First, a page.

Dan Froomkin notes yet another reason not to accept anything in Newsweek at face value, ever:
Mr. Big Government: Amid a slew of stories this weekend about the embattled presidency and the blundering government response to the drowning of New Orleans, some journalists who are long-time observers of the White House are suddenly sharing scathing observations about President Bush that may be new to many of their readers. Among them was Newsweek's Evan Thomas.
Now Aaron Kinney writes in Salon, comparing Thomas's piece with some of Newsweek's earlier coverage: "Witness its cover story by Richard Wolffe from Jan. 24, 2005 . . . the subhead of which read: 'He's hands-on, detail-oriented and hates 'yes' men. The George Bush you don't know has big dreams -- and is racing the clock to realize them.'" Wolffe described the president as a man whose 'leadership style belies his caricature as a disengaged president who is blindly loyal, dislikes dissent and covets his own downtime' -- a caricature that looks like a dead ringer after the vacationing president's reaction to Katrina.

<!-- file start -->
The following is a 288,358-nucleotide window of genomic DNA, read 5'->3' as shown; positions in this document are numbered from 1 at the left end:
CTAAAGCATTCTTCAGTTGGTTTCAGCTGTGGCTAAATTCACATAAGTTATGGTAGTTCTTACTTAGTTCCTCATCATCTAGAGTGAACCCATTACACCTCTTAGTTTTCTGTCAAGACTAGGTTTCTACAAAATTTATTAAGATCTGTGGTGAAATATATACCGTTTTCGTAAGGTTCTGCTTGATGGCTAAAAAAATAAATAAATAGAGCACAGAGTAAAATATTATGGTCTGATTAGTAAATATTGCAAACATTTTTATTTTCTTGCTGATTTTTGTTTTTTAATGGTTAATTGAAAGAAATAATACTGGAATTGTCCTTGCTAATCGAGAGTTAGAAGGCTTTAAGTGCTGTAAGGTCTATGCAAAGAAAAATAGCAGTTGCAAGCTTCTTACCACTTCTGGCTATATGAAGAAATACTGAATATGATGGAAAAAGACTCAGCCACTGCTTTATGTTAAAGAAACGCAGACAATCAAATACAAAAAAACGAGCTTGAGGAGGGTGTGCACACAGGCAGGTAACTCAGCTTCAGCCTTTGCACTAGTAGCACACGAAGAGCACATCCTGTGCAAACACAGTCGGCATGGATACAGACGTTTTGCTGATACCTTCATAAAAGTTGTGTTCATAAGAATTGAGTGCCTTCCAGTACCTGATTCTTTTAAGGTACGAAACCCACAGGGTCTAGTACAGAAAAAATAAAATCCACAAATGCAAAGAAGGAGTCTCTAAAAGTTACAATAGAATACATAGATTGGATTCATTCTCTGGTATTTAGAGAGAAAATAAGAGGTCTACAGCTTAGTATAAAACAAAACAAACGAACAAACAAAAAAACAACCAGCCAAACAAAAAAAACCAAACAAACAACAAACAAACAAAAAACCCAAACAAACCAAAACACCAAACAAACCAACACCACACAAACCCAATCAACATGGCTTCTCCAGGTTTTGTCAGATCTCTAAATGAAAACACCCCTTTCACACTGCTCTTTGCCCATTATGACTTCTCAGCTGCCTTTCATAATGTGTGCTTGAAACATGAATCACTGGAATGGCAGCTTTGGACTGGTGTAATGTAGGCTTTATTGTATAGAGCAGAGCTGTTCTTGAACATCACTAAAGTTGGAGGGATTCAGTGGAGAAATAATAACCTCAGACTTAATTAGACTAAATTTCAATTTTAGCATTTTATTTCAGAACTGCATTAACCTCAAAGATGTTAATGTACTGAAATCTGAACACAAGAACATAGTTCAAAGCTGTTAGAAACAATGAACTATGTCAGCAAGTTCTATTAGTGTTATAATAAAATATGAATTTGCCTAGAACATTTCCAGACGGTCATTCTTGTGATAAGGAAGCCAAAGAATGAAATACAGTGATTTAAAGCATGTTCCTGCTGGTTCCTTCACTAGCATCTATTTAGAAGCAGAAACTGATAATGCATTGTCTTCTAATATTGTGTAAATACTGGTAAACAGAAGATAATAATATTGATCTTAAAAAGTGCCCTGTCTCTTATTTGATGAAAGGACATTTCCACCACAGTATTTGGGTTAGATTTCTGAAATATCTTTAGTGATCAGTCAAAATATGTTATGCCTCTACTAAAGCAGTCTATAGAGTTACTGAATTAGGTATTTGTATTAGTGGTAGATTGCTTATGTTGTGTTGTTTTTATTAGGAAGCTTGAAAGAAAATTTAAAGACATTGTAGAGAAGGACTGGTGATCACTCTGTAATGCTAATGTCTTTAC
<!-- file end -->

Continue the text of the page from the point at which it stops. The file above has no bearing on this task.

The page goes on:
Kinney offers a few examples of the contradictions. Wolffe: 'To hear his friends tell it, Bush hates toadies.' Thomas: 'Bush can be petulant about dissent; he equates disagreement with disloyalty' and 'aides sometimes cringe before [his] displeasure.' Wolffe: Bush's 'style in policy briefings is to narrow the debate with a series of questions, crystallizing the competing opinions and exploring the disagreements between his staff.' Thomas: 'After five years in office, [Bush] is surrounded largely by people who agree with him.'...
The interesting thing is that Wolffe--and the high executives of Newsweek--believe that their denials that Bush is a "disengaged president" will have any long-term reputational cost.